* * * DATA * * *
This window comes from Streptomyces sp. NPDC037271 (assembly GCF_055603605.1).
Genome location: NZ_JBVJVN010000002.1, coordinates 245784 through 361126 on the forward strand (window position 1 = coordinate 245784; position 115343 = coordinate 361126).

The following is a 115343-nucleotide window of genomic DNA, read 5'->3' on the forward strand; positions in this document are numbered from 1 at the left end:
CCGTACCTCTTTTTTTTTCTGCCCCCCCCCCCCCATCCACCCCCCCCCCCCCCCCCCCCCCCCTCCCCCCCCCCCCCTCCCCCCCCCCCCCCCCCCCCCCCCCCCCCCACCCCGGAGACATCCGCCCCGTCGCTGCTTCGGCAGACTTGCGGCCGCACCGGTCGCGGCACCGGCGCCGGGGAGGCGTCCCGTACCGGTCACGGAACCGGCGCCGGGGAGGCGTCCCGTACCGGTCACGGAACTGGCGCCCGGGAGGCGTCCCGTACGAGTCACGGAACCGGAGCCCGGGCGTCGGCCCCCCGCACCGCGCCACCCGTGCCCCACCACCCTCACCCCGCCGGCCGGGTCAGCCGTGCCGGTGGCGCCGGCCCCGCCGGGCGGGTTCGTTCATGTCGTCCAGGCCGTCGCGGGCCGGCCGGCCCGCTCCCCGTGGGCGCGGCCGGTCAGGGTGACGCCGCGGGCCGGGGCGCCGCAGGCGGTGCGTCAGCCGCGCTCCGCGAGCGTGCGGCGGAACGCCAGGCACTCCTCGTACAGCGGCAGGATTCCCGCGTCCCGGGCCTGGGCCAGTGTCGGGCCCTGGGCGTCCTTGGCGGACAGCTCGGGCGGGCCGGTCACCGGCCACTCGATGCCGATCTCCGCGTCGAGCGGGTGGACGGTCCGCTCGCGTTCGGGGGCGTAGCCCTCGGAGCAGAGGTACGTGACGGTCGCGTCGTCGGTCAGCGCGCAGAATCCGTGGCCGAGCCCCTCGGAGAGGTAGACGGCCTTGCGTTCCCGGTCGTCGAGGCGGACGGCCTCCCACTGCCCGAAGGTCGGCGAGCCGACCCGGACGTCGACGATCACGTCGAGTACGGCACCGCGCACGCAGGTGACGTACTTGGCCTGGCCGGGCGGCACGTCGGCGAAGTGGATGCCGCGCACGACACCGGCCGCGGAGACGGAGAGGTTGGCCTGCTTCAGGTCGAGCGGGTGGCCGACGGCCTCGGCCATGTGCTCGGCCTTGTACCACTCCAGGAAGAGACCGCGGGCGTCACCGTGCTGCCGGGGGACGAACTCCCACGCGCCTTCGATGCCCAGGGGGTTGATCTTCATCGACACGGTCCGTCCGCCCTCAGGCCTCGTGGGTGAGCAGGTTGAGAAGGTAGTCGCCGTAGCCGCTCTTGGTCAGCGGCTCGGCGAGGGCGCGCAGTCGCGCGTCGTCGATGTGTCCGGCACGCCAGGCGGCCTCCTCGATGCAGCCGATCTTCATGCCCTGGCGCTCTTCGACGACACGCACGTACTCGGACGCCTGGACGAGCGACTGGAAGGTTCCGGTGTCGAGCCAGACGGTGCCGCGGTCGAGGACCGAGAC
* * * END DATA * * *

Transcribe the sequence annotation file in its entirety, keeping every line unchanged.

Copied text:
This window comes from Streptomyces sp. NPDC037271 (assembly GCF_055603605.1).
Genome location: NZ_JBVJVN010000002.1, coordinates 245784 through 361126 on the forward strand (window position 1 = coordinate 245784; position 115343 = coordinate 361126).

The following is a 115343-nucleotide window of genomic DNA, read 5'->3' on the forward strand; positions in this document are numbered from 1 at the left end:
CCGTACCTCTTTTTTTTTCTGCCCCCCCCCCCCCATCCACCCCCCCCCCCCCCCCCCCCCCCCTCCCCCCCCCCCCCTCCCCCCCCCCCCCCCCCCCCCCCCCCCCCCACCCCGGAGACATCCGCCCCGTCGCTGCTTCGGCAGACTTGCGGCCGCACCGGTCGCGGCACCGGCGCCGGGGAGGCGTCCCGTACCGGTCACGGAACCGGCGCCGGGGAGGCGTCCCGTACCGGTCACGGAACTGGCGCCCGGGAGGCGTCCCGTACGAGTCACGGAACCGGAGCCCGGGCGTCGGCCCCCCGCACCGCGCCACCCGTGCCCCACCACCCTCACCCCGCCGGCCGGGTCAGCCGTGCCGGTGGCGCCGGCCCCGCCGGGCGGGTTCGTTCATGTCGTCCAGGCCGTCGCGGGCCGGCCGGCCCGCTCCCCGTGGGCGCGGCCGGTCAGGGTGACGCCGCGGGCCGGGGCGCCGCAGGCGGTGCGTCAGCCGCGCTCCGCGAGCGTGCGGCGGAACGCCAGGCACTCCTCGTACAGCGGCAGGATTCCCGCGTCCCGGGCCTGGGCCAGTGTCGGGCCCTGGGCGTCCTTGGCGGACAGCTCGGGCGGGCCGGTCACCGGCCACTCGATGCCGATCTCCGCGTCGAGCGGGTGGACGGTCCGCTCGCGTTCGGGGGCGTAGCCCTCGGAGCAGAGGTACGTGACGGTCGCGTCGTCGGTCAGCGCGCAGAATCCGTGGCCGAGCCCCTCGGAGAGGTAGACGGCCTTGCGTTCCCGGTCGTCGAGGCGGACGGCCTCCCACTGCCCGAAGGTCGGCGAGCCGACCCGGACGTCGACGATCACGTCGAGTACGGCACCGCGCACGCAGGTGACGTACTTGGCCTGGCCGGGCGGCACGTCGGCGAAGTGGATGCCGCGCACGACACCGGCCGCGGAGACGGAGAGGTTGGCCTGCTTCAGGTCGAGCGGGTGGCCGACGGCCTCGGCCATGTGCTCGGCCTTGTACCACTCCAGGAAGAGACCGCGGGCGTCACCGTGCTGCCGGGGGACGAACTCCCACGCGCCTTCGATGCCCAGGGGGTTGATCTTCATCGACACGGTCCGTCCGCCCTCAGGCCTCGTGGGTGAGCAGGTTGAGAAGGTAGTCGCCGTAGCCGCTCTTGGTCAGCGGCTCGGCGAGGGCGCGCAGTCGCGCGTCGTCGATGTGTCCGGCACGCCAGGCGGCCTCCTCGATGCAGCCGATCTTCATGCCCTGGCGCTCTTCGACGACACGCACGTACTCGGACGCCTGGACGAGCGACTGGAAGGTTCCGGTGTCGAGCCAGACGGTGCCGCGGTCGAGGACCGAGAC